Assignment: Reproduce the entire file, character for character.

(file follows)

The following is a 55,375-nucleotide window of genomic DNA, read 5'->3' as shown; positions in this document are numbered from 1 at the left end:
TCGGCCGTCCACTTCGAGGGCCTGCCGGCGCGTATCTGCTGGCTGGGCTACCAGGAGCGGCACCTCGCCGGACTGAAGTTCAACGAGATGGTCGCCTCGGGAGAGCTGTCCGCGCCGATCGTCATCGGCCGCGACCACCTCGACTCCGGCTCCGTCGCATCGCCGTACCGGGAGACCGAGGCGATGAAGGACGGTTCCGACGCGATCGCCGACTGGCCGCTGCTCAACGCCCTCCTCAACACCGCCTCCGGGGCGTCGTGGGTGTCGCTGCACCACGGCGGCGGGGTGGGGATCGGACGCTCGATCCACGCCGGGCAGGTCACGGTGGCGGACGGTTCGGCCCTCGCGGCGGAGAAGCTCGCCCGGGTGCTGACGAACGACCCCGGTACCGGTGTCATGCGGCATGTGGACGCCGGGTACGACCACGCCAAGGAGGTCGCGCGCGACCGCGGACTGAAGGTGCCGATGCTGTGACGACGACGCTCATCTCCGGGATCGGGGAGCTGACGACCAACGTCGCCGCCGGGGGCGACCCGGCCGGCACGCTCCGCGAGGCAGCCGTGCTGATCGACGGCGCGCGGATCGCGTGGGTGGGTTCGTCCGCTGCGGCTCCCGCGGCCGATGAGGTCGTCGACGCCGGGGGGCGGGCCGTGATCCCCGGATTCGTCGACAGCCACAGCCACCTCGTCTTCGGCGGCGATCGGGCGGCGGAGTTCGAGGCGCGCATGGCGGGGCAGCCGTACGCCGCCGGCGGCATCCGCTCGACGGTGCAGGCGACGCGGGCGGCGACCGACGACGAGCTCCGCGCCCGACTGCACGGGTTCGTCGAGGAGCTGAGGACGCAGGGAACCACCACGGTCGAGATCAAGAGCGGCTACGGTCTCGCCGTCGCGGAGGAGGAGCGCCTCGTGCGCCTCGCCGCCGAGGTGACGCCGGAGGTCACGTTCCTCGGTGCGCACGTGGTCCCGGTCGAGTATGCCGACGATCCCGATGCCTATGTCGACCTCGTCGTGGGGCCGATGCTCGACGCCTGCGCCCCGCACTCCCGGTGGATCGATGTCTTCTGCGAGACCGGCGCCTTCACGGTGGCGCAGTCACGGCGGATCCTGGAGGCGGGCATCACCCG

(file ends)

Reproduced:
The following is a 55,375-nucleotide window of genomic DNA, read 5'->3' as shown; positions in this document are numbered from 1 at the left end:
TCGGCCGTCCACTTCGAGGGCCTGCCGGCGCGTATCTGCTGGCTGGGCTACCAGGAGCGGCACCTCGCCGGACTGAAGTTCAACGAGATGGTCGCCTCGGGAGAGCTGTCCGCGCCGATCGTCATCGGCCGCGACCACCTCGACTCCGGCTCCGTCGCATCGCCGTACCGGGAGACCGAGGCGATGAAGGACGGTTCCGACGCGATCGCCGACTGGCCGCTGCTCAACGCCCTCCTCAACACCGCCTCCGGGGCGTCGTGGGTGTCGCTGCACCACGGCGGCGGGGTGGGGATCGGACGCTCGATCCACGCCGGGCAGGTCACGGTGGCGGACGGTTCGGCCCTCGCGGCGGAGAAGCTCGCCCGGGTGCTGACGAACGACCCCGGTACCGGTGTCATGCGGCATGTGGACGCCGGGTACGACCACGCCAAGGAGGTCGCGCGCGACCGCGGACTGAAGGTGCCGATGCTGTGACGACGACGCTCATCTCCGGGATCGGGGAGCTGACGACCAACGTCGCCGCCGGGGGCGACCCGGCCGGCACGCTCCGCGAGGCAGCCGTGCTGATCGACGGCGCGCGGATCGCGTGGGTGGGTTCGTCCGCTGCGGCTCCCGCGGCCGATGAGGTCGTCGACGCCGGGGGGCGGGCCGTGATCCCCGGATTCGTCGACAGCCACAGCCACCTCGTCTTCGGCGGCGATCGGGCGGCGGAGTTCGAGGCGCGCATGGCGGGGCAGCCGTACGCCGCCGGCGGCATCCGCTCGACGGTGCAGGCGACGCGGGCGGCGACCGACGACGAGCTCCGCGCCCGACTGCACGGGTTCGTCGAGGAGCTGAGGACGCAGGGAACCACCACGGTCGAGATCAAGAGCGGCTACGGTCTCGCCGTCGCGGAGGAGGAGCGCCTCGTGCGCCTCGCCGCCGAGGTGACGCCGGAGGTCACGTTCCTCGGTGCGCACGTGGTCCCGGTCGAGTATGCCGACGATCCCGATGCCTATGTCGACCTCGTCGTGGGGCCGATGCTCGACGCCTGCGCCCCGCACTCCCGGTGGATCGATGTCTTCTGCGAGACCGGCGCCTTCACGGTGGCGCAGTCACGGCGGATCCTGGAGGCGGGCATCACCCG